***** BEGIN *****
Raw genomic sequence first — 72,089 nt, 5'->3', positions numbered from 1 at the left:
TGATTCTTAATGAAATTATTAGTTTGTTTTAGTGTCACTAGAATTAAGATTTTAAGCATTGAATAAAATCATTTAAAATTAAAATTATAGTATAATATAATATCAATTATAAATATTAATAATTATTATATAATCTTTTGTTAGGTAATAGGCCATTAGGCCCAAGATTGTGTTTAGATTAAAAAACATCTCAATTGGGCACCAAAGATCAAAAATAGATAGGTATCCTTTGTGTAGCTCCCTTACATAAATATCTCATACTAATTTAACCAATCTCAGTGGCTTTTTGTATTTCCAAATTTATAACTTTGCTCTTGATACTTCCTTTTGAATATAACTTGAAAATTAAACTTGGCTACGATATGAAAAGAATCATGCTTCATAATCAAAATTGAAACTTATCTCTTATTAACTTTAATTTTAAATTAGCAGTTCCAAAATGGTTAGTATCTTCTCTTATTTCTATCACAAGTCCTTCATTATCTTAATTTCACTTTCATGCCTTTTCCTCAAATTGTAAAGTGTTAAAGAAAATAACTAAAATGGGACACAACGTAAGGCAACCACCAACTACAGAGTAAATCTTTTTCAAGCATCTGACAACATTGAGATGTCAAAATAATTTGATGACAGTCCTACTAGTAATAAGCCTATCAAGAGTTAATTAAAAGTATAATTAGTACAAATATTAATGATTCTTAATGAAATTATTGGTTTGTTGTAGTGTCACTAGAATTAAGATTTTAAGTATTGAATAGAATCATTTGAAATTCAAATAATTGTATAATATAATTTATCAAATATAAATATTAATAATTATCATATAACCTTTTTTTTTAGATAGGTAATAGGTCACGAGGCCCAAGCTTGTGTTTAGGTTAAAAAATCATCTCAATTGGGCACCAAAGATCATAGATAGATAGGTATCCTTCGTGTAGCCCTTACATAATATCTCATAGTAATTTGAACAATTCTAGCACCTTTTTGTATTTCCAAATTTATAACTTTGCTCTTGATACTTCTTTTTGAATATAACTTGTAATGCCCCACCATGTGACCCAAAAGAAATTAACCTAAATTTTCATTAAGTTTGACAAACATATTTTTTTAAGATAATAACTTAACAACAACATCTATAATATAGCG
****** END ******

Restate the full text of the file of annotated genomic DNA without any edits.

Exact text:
Raw genomic sequence first — 72,089 nt, 5'->3', positions numbered from 1 at the left:
TGATTCTTAATGAAATTATTAGTTTGTTTTAGTGTCACTAGAATTAAGATTTTAAGCATTGAATAAAATCATTTAAAATTAAAATTATAGTATAATATAATATCAATTATAAATATTAATAATTATTATATAATCTTTTGTTAGGTAATAGGCCATTAGGCCCAAGATTGTGTTTAGATTAAAAAACATCTCAATTGGGCACCAAAGATCAAAAATAGATAGGTATCCTTTGTGTAGCTCCCTTACATAAATATCTCATACTAATTTAACCAATCTCAGTGGCTTTTTGTATTTCCAAATTTATAACTTTGCTCTTGATACTTCCTTTTGAATATAACTTGAAAATTAAACTTGGCTACGATATGAAAAGAATCATGCTTCATAATCAAAATTGAAACTTATCTCTTATTAACTTTAATTTTAAATTAGCAGTTCCAAAATGGTTAGTATCTTCTCTTATTTCTATCACAAGTCCTTCATTATCTTAATTTCACTTTCATGCCTTTTCCTCAAATTGTAAAGTGTTAAAGAAAATAACTAAAATGGGACACAACGTAAGGCAACCACCAACTACAGAGTAAATCTTTTTCAAGCATCTGACAACATTGAGATGTCAAAATAATTTGATGACAGTCCTACTAGTAATAAGCCTATCAAGAGTTAATTAAAAGTATAATTAGTACAAATATTAATGATTCTTAATGAAATTATTGGTTTGTTGTAGTGTCACTAGAATTAAGATTTTAAGTATTGAATAGAATCATTTGAAATTCAAATAATTGTATAATATAATTTATCAAATATAAATATTAATAATTATCATATAACCTTTTTTTTTAGATAGGTAATAGGTCACGAGGCCCAAGCTTGTGTTTAGGTTAAAAAATCATCTCAATTGGGCACCAAAGATCATAGATAGATAGGTATCCTTCGTGTAGCCCTTACATAATATCTCATAGTAATTTGAACAATTCTAGCACCTTTTTGTATTTCCAAATTTATAACTTTGCTCTTGATACTTCTTTTTGAATATAACTTGTAATGCCCCACCATGTGACCCAAAAGAAATTAACCTAAATTTTCATTAAGTTTGACAAACATATTTTTTTAAGATAATAACTTAACAACAACATCTATAATATAGCG